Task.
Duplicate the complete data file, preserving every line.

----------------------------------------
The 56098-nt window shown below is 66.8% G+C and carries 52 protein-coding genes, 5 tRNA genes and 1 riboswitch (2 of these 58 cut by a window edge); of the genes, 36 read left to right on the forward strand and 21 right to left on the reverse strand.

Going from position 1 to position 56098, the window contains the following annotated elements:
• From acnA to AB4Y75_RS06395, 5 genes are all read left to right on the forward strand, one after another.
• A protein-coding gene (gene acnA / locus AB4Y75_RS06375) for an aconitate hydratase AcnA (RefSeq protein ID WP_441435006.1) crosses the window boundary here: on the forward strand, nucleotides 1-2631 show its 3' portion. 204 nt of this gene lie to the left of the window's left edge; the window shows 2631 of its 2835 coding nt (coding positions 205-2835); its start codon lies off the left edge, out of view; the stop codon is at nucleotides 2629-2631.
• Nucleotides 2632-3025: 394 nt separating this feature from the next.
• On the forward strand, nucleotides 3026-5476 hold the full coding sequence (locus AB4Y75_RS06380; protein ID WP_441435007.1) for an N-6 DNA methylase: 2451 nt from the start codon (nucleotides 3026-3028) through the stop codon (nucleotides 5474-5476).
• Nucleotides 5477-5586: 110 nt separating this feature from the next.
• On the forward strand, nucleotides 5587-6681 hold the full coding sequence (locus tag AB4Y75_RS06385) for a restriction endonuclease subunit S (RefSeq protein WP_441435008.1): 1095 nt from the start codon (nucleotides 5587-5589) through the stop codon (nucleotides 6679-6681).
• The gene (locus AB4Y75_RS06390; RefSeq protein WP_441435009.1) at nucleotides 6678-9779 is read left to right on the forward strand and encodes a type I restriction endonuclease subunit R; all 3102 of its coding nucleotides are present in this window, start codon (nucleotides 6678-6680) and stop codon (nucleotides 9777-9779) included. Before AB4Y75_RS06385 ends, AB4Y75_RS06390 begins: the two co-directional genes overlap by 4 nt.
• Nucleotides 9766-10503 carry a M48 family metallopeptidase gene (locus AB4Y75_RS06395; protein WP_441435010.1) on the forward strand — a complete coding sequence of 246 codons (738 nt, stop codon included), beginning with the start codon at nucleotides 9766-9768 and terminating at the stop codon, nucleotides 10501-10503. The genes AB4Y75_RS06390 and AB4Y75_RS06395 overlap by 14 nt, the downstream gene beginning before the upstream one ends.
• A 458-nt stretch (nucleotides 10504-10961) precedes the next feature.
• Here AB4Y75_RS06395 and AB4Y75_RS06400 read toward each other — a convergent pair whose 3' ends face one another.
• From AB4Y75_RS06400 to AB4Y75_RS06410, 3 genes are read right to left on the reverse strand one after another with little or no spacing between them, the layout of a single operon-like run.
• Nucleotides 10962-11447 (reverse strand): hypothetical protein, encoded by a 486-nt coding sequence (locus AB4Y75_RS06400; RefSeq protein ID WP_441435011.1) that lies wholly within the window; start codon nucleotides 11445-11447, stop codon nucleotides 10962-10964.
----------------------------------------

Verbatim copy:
The 56098-nt window shown below is 66.8% G+C and carries 52 protein-coding genes, 5 tRNA genes and 1 riboswitch (2 of these 58 cut by a window edge); of the genes, 36 read left to right on the forward strand and 21 right to left on the reverse strand.

Going from position 1 to position 56098, the window contains the following annotated elements:
• From acnA to AB4Y75_RS06395, 5 genes are all read left to right on the forward strand, one after another.
• A protein-coding gene (gene acnA / locus AB4Y75_RS06375) for an aconitate hydratase AcnA (RefSeq protein ID WP_441435006.1) crosses the window boundary here: on the forward strand, nucleotides 1-2631 show its 3' portion. 204 nt of this gene lie to the left of the window's left edge; the window shows 2631 of its 2835 coding nt (coding positions 205-2835); its start codon lies off the left edge, out of view; the stop codon is at nucleotides 2629-2631.
• Nucleotides 2632-3025: 394 nt separating this feature from the next.
• On the forward strand, nucleotides 3026-5476 hold the full coding sequence (locus AB4Y75_RS06380; protein ID WP_441435007.1) for an N-6 DNA methylase: 2451 nt from the start codon (nucleotides 3026-3028) through the stop codon (nucleotides 5474-5476).
• Nucleotides 5477-5586: 110 nt separating this feature from the next.
• On the forward strand, nucleotides 5587-6681 hold the full coding sequence (locus tag AB4Y75_RS06385) for a restriction endonuclease subunit S (RefSeq protein WP_441435008.1): 1095 nt from the start codon (nucleotides 5587-5589) through the stop codon (nucleotides 6679-6681).
• The gene (locus AB4Y75_RS06390; RefSeq protein WP_441435009.1) at nucleotides 6678-9779 is read left to right on the forward strand and encodes a type I restriction endonuclease subunit R; all 3102 of its coding nucleotides are present in this window, start codon (nucleotides 6678-6680) and stop codon (nucleotides 9777-9779) included. Before AB4Y75_RS06385 ends, AB4Y75_RS06390 begins: the two co-directional genes overlap by 4 nt.
• Nucleotides 9766-10503 carry a M48 family metallopeptidase gene (locus AB4Y75_RS06395; protein WP_441435010.1) on the forward strand — a complete coding sequence of 246 codons (738 nt, stop codon included), beginning with the start codon at nucleotides 9766-9768 and terminating at the stop codon, nucleotides 10501-10503. The genes AB4Y75_RS06390 and AB4Y75_RS06395 overlap by 14 nt, the downstream gene beginning before the upstream one ends.
• A 458-nt stretch (nucleotides 10504-10961) precedes the next feature.
• Here AB4Y75_RS06395 and AB4Y75_RS06400 read toward each other — a convergent pair whose 3' ends face one another.
• From AB4Y75_RS06400 to AB4Y75_RS06410, 3 genes are read right to left on the reverse strand one after another with little or no spacing between them, the layout of a single operon-like run.
• Nucleotides 10962-11447 (reverse strand): hypothetical protein, encoded by a 486-nt coding sequence (locus AB4Y75_RS06400; RefSeq protein ID WP_441435011.1) that lies wholly within the window; start codon nucleotides 11445-11447, stop codon nucleotides 10962-10964.